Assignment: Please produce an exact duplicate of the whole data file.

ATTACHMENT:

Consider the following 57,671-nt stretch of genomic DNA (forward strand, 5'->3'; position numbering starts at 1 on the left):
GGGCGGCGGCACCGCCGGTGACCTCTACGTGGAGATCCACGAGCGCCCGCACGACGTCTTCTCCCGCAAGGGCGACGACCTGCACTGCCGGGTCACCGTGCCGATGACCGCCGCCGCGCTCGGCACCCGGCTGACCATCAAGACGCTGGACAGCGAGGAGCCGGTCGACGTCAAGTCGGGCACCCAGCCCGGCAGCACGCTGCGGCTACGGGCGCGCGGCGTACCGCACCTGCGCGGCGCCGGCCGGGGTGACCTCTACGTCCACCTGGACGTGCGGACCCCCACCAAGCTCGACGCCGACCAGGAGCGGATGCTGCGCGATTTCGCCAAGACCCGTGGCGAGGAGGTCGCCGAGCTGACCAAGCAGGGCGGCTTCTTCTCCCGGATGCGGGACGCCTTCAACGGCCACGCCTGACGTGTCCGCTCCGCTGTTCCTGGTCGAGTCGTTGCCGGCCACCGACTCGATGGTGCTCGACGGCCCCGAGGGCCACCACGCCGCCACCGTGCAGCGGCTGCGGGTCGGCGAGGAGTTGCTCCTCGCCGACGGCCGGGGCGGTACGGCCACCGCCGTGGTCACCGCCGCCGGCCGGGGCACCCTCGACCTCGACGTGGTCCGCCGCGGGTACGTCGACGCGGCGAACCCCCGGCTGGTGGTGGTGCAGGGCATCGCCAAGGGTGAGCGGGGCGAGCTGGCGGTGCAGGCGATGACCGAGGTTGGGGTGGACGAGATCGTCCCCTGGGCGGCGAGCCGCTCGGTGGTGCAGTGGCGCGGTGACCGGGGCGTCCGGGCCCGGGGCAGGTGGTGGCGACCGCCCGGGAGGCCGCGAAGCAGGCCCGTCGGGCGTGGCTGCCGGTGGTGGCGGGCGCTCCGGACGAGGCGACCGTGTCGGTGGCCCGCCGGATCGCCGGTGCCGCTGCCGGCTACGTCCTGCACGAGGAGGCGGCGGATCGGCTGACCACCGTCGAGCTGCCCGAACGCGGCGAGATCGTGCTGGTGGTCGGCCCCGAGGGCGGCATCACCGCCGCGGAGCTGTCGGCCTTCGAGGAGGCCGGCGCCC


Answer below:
Consider the following 57,671-nt stretch of genomic DNA (forward strand, 5'->3'; position numbering starts at 1 on the left):
GGGCGGCGGCACCGCCGGTGACCTCTACGTGGAGATCCACGAGCGCCCGCACGACGTCTTCTCCCGCAAGGGCGACGACCTGCACTGCCGGGTCACCGTGCCGATGACCGCCGCCGCGCTCGGCACCCGGCTGACCATCAAGACGCTGGACAGCGAGGAGCCGGTCGACGTCAAGTCGGGCACCCAGCCCGGCAGCACGCTGCGGCTACGGGCGCGCGGCGTACCGCACCTGCGCGGCGCCGGCCGGGGTGACCTCTACGTCCACCTGGACGTGCGGACCCCCACCAAGCTCGACGCCGACCAGGAGCGGATGCTGCGCGATTTCGCCAAGACCCGTGGCGAGGAGGTCGCCGAGCTGACCAAGCAGGGCGGCTTCTTCTCCCGGATGCGGGACGCCTTCAACGGCCACGCCTGACGTGTCCGCTCCGCTGTTCCTGGTCGAGTCGTTGCCGGCCACCGACTCGATGGTGCTCGACGGCCCCGAGGGCCACCACGCCGCCACCGTGCAGCGGCTGCGGGTCGGCGAGGAGTTGCTCCTCGCCGACGGCCGGGGCGGTACGGCCACCGCCGTGGTCACCGCCGCCGGCCGGGGCACCCTCGACCTCGACGTGGTCCGCCGCGGGTACGTCGACGCGGCGAACCCCCGGCTGGTGGTGGTGCAGGGCATCGCCAAGGGTGAGCGGGGCGAGCTGGCGGTGCAGGCGATGACCGAGGTTGGGGTGGACGAGATCGTCCCCTGGGCGGCGAGCCGCTCGGTGGTGCAGTGGCGCGGTGACCGGGGCGTCCGGGCCCGGGGCAGGTGGTGGCGACCGCCCGGGAGGCCGCGAAGCAGGCCCGTCGGGCGTGGCTGCCGGTGGTGGCGGGCGCTCCGGACGAGGCGACCGTGTCGGTGGCCCGCCGGATCGCCGGTGCCGCTGCCGGCTACGTCCTGCACGAGGAGGCGGCGGATCGGCTGACCACCGTCGAGCTGCCCGAACGCGGCGAGATCGTGCTGGTGGTCGGCCCCGAGGGCGGCATCACCGCCGCGGAGCTGTCGGCCTTCGAGGAGGCCGGCGCCC